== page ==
No one wants to fight a national campaign. This will be the least general election in years

[audioplayer src=”http://rss.acast.com/viewfrom22/the-snp-threat-to-westminster/media.mp3″ title=”James Forsyth and Isabel Hardman discuss the not-very-general election” startat=780] Listen [/audioplayer]There’s normally an easy way to tell which party is losing a general election campaign. Whenever one side starts telling you to ignore the national polls and look at what is happening in certain key seats, it is a sure sign that they are in deep trouble. In this election, however, all the parties are arguing that what’s going on in their target seats matters more than the national polls. No one is keener to dispute the relevance of the national polls than the Liberal Democrats. To demonstrate that they’ll still matter after the next election — particularly

How Labour lost Scotland (and could lose the Union)

[audioplayer src=”http://traffic.libsyn.com/spectator/TheViewFrom22_5_Feb_2015_v4.mp3″ title=”James Forsyth and Alex Massie discuss Labour’s problems north of the border” startat=1118] Listen [/audioplayer]Just four months ago Scotland was the scene of great cross-party co-operation — unprecedented in peace-time politics. Gordon Brown was offering advice on David Cameron’s speeches, Douglas Alexander and the Scottish Tory leader Ruth Davidson turned themselves into a formidable debating duo, and Charles Kennedy was being hailed by Labour strategists as the man who would save the Union. Even George Galloway got in on the act. One of the oddest sights I have witnessed in politics was the Respect MP gushingly introducing the Liberal Democrat Chief Secretary to the Treasury, Danny Alexander, at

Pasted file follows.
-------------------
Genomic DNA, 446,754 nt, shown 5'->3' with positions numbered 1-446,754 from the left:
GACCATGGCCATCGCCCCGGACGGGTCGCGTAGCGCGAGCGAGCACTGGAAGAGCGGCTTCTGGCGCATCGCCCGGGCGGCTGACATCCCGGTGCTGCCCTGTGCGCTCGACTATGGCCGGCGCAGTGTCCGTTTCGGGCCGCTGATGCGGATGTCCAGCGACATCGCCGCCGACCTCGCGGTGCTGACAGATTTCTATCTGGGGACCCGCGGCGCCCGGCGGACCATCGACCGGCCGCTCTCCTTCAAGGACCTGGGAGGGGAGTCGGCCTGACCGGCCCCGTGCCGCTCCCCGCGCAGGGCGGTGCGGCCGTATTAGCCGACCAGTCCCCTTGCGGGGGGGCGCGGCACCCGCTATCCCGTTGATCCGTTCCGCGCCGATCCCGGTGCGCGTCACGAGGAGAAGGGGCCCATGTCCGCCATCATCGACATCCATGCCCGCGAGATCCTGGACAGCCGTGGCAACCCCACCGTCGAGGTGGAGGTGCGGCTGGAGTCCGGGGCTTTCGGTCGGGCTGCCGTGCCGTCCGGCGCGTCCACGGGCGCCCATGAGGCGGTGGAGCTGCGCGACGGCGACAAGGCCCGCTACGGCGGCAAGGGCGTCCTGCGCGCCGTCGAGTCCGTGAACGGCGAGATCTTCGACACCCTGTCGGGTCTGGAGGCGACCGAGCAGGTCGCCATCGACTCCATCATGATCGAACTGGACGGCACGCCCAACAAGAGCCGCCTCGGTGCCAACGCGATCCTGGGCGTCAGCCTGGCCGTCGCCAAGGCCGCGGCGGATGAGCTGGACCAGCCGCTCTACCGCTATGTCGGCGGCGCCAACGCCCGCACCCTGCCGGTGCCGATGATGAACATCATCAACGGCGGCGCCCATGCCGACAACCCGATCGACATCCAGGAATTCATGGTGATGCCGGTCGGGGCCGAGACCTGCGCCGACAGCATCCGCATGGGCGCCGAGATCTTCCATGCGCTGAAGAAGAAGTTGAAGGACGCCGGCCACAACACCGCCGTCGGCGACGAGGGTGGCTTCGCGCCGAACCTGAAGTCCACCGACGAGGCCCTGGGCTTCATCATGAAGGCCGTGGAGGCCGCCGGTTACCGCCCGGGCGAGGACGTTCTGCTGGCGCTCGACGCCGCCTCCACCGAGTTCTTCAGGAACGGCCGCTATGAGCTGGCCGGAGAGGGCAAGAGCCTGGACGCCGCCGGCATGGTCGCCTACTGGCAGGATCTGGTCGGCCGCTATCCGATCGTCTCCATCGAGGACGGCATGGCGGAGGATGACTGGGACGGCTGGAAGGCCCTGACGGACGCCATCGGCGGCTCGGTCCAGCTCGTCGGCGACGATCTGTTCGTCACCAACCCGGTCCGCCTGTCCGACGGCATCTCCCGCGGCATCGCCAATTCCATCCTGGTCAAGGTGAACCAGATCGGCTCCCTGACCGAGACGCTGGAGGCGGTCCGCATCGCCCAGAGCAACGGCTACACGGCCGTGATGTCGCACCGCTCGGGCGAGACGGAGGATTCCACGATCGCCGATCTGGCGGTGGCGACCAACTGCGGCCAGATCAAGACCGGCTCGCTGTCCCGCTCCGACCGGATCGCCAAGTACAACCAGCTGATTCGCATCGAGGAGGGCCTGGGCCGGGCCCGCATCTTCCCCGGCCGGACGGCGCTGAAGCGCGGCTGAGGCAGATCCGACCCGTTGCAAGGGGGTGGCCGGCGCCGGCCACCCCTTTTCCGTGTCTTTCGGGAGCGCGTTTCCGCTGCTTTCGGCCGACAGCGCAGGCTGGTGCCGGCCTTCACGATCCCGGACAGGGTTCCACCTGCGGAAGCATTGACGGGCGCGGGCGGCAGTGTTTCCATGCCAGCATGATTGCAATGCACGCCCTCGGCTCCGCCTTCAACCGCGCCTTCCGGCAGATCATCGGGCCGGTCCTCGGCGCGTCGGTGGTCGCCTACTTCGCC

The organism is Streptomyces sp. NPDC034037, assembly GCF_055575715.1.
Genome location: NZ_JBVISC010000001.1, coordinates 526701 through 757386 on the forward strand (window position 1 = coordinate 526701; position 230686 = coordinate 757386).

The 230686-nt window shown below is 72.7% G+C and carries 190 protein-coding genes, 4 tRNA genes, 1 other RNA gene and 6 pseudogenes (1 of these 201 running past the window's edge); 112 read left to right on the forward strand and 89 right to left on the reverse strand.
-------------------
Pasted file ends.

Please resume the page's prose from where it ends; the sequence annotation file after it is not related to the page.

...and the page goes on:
Secret oil fields! Skewed polls! The Yes campaign is losing the plot

 Edinburgh When the histories of the Scottish independence debate are written, 13 February 2014 will be seen as a crucial date in the story. It was then that George Osborne suggested that no Westminster government, of any party, could countenance a currency union with an independent Scotland. Such an arrangement might be good for Scotland but it would make little sense for the rump United Kingdom. And with that observation, boom went much of the nationalists’ economic credibility. Osborne and his accomplice Alistair Darling might seem an improbable double act (though Osborne’s record in office bears a passing resemblance to Darling’s plans had Labour won) but together they might just

Old Labour, New Danger

[audioplayer src=”http://traffic.libsyn.com/spectator/TheViewFrom22_24_April_2014_v4.mp3″ title=”Dan Hodges and Marcus Roberts debate the state of Milibandism” startat=47] Listen [/audioplayer]A cruel new joke is doing the rounds about Ed Miliband: that the Labour leader is like a plastic bag stuck in a tree. No one is sure how he got up there, but no one can be bothered to take him down. It’s one of many unfair gags, made on the premise that he is a laughing stock and, ergo, doomed in next year’s general election. Many a Tory comforts himself with the idea that Miliband is just too implausible, too weak, too trivial a figure to make it to 10 Downing Street. Yet anyone